One Jewish Boy
Trafalgar Studio 2 Spring 2020
One Jewish Boy by Stephen Laughton takes a brave
step in giving us a play whose dramatic talking point is intended to
be the highly charged and important one of anti-Semitism.
Jesse (Robert Neumark-Jones), a middle class lad from Highgate in London, is brutally beaten in 2013 by a racist who makes it clear the reason is anti-Jewish prejudice. 'Hitler was right.' we hear the assailant say.
The trauma of what happened leads him to be especially sensitive to the rising levels of anti-Semitism in England and across Europe. It also leads him to be nervous of others, by for instance crossing the road when he sees a black man. and to become increasingly argumentative with his partner Alex (Asha Reid), a mixed heritage woman from Peckham.
If the description sounds promising, the actual
script is weak. Most of its ninety minute length is a very
lightweight, occasionally funny equivalent of an afternoon radio soap
romance whose short scenes bob backwards and forwards in time, never
stopping long enough to offer any depth.
Tacked awkwardly onto this
is the bit about the anti-Semitic paranoia of Jesse, who talks about
'inherited trauma' and a half-dozen other notions that, according to
Alex, make him sound like an academic. When she objects to their son
being circumcised, he starts to accuse her of being 'border-line
anti-Semitic.' No wonder she leaves him.
Actually, you could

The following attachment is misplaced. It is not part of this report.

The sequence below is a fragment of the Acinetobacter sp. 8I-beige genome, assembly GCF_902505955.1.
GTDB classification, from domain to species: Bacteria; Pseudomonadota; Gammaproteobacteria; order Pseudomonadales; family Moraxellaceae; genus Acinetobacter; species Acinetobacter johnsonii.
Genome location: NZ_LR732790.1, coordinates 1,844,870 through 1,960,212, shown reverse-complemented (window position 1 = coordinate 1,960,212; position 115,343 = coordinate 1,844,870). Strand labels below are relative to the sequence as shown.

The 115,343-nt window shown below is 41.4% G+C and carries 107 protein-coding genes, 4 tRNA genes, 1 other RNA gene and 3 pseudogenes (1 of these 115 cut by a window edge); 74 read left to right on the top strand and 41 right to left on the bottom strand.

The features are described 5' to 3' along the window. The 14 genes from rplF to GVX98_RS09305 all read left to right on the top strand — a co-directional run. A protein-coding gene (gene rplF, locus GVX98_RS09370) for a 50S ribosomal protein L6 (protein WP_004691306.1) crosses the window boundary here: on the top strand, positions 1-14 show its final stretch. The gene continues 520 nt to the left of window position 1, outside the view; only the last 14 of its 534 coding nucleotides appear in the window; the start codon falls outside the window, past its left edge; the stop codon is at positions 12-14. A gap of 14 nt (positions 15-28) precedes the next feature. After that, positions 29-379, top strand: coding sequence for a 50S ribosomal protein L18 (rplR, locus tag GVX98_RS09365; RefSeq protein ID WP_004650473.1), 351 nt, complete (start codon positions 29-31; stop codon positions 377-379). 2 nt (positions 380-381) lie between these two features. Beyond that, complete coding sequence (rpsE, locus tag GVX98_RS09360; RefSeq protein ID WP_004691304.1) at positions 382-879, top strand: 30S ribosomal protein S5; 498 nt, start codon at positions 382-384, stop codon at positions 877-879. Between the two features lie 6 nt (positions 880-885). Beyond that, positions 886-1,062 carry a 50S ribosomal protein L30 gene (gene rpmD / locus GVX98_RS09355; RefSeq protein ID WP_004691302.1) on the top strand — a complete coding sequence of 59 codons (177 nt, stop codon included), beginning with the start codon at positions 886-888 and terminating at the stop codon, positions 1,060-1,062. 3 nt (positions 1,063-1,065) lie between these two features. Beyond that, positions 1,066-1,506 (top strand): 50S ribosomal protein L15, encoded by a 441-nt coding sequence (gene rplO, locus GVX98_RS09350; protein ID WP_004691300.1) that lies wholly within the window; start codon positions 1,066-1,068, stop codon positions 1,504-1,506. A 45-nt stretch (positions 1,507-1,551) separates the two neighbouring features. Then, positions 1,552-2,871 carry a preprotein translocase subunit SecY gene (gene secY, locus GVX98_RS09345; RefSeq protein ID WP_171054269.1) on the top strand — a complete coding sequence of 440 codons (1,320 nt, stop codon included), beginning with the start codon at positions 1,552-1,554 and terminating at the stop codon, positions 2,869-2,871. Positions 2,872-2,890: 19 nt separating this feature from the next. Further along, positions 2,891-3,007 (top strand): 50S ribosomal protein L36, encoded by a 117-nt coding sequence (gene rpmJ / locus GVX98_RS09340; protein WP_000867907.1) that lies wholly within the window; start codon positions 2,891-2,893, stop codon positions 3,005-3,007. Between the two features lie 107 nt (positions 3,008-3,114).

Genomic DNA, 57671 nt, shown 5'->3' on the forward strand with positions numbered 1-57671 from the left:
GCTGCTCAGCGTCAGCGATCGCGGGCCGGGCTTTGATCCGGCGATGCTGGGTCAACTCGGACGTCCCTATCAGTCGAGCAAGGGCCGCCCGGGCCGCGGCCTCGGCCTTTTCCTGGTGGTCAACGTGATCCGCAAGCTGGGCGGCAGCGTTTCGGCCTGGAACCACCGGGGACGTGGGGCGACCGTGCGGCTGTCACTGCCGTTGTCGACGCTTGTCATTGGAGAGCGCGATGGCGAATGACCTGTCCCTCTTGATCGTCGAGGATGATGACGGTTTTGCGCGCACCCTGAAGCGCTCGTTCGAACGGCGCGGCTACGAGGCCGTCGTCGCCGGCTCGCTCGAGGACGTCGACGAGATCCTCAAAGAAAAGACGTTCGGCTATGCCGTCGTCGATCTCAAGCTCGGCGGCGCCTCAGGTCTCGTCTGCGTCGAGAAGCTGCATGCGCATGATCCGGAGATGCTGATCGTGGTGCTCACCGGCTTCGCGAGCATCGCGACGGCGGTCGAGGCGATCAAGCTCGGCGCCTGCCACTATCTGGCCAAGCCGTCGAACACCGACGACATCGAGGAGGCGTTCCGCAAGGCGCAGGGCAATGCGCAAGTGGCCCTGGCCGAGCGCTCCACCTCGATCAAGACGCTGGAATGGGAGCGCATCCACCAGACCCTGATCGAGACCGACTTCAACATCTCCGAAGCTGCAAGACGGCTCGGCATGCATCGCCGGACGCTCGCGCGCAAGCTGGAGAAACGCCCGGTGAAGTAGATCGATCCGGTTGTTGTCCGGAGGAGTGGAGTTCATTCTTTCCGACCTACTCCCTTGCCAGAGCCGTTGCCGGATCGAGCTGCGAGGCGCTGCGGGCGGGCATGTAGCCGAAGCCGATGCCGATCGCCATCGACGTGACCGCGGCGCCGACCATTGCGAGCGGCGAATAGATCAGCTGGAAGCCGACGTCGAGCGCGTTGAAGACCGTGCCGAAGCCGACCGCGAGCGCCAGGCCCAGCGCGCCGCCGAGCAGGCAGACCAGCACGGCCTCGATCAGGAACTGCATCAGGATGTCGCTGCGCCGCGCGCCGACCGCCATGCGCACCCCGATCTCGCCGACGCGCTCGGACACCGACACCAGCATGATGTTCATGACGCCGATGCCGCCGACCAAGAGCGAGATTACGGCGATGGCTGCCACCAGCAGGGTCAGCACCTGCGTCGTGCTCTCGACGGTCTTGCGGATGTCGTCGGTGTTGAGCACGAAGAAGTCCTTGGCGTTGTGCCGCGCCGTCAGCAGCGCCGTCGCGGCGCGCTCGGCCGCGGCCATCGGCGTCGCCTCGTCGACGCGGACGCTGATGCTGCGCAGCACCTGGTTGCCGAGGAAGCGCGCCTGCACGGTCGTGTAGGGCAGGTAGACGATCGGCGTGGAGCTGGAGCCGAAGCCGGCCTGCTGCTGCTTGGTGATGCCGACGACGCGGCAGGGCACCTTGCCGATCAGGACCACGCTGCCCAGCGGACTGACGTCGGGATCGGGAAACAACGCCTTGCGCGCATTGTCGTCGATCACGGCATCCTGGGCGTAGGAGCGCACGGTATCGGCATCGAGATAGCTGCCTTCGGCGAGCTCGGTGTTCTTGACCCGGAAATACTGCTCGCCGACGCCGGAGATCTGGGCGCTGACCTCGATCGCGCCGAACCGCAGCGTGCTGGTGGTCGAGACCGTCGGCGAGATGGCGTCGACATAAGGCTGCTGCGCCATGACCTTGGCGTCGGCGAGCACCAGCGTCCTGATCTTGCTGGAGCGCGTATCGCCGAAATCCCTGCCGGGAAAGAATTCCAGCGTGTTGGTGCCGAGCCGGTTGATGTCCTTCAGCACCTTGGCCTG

understand both actors leaving him, because he isn't a realistic
character. His words are what the writer would like him to
say, what it is safe to say, rather than what emerges fluently from
It’s also why this version of the play is softer than the earlier version at the Old Red Lion, where he was more arrogantly irritating and in one scene very critical of Israeli politicians. I’m not saying either of those changes shouldn't have been made. But the changes didn’t solve the character's basic problem of believability.
And of course even as a gentle political
provocation, the play may still bother an audience. You can see some
people perhaps worrying that it trivialises the issue of prejudice,
that by suggesting Jess is paranoid, it gives racists a bit of a
cop-out on something that is a real continuing threat.
Others who recognise that trauma can cause an overreaction to a very real danger in the community may still be irritated by a brief, rushed and unnecessary scene in which Jesse is defending to Alex his 2019 election campaign for the Liberal Democrats with his supposed need to get away from what he claims to be the toxic ant-Semitism of Jeremy Corbyn.
There are many people bewildered by the debate
around ant-Semitism who react by trying to keep well away from the
subject. And that frustrates those of us who would like to see it
properly understood and strongly challenged rather than waved about
like some scary flag. Maybe now is not the time when that is
Certainly this slight romance, in its present form, doesn't come anywhere near what is needed.
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Review - One Jewish Boy - Trafalgar Studio 2, 2020